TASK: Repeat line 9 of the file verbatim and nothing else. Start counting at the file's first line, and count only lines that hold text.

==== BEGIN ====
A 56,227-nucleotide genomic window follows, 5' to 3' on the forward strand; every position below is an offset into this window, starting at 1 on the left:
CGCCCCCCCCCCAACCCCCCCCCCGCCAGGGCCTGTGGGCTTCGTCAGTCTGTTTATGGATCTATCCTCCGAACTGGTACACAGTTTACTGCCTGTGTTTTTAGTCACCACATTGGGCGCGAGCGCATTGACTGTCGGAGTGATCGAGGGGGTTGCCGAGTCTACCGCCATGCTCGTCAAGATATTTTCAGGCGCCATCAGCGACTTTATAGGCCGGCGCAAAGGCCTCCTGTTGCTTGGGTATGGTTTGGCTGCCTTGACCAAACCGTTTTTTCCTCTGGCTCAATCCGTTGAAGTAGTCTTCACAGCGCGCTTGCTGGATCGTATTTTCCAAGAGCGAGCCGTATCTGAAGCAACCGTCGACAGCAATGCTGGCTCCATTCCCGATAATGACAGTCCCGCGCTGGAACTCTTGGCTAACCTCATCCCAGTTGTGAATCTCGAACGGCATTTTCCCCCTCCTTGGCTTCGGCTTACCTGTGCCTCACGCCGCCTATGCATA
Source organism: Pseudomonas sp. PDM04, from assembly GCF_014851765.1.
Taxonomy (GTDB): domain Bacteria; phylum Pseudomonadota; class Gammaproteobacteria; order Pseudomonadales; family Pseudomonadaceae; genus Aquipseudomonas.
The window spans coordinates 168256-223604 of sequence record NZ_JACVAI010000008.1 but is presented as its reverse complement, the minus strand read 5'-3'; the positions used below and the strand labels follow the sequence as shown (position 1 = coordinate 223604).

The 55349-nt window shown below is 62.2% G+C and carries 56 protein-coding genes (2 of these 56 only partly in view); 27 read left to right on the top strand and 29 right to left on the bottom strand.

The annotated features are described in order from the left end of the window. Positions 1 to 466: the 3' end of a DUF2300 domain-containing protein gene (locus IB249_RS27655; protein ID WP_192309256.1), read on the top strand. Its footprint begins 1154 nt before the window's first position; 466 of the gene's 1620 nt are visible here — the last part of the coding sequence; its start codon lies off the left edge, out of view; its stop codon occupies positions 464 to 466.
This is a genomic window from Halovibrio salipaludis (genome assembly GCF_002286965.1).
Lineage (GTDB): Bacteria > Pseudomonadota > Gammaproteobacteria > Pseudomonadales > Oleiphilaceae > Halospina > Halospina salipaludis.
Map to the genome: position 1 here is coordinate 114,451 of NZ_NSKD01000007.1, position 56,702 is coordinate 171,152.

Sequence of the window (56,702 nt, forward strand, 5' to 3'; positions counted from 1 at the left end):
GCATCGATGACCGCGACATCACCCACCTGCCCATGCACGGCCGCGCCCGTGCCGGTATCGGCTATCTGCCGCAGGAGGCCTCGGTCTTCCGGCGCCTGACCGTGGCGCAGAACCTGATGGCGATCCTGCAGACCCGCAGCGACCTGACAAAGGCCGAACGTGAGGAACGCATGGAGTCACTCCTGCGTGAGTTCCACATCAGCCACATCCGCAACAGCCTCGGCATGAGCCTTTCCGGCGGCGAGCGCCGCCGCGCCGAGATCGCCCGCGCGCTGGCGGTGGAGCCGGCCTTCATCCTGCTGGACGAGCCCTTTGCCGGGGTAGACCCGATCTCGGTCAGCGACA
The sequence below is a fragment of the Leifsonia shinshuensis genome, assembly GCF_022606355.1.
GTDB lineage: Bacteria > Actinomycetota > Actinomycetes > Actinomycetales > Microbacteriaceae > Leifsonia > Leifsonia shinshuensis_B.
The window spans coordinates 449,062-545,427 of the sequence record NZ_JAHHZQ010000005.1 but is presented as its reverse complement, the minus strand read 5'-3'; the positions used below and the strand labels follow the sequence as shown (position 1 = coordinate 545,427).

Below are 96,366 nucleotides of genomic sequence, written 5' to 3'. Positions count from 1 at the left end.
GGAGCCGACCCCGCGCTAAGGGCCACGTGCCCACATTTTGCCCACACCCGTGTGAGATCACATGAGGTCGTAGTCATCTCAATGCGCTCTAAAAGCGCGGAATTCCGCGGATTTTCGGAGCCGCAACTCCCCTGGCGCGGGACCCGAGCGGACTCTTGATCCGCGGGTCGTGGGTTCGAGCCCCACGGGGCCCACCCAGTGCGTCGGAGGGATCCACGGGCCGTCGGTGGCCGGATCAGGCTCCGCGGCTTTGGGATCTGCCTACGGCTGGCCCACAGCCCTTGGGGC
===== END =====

Lineage (GTDB): Bacteria > Pseudomonadota > Gammaproteobacteria > Pseudomonadales > Oleiphilaceae > Halospina > Halospina salipaludis.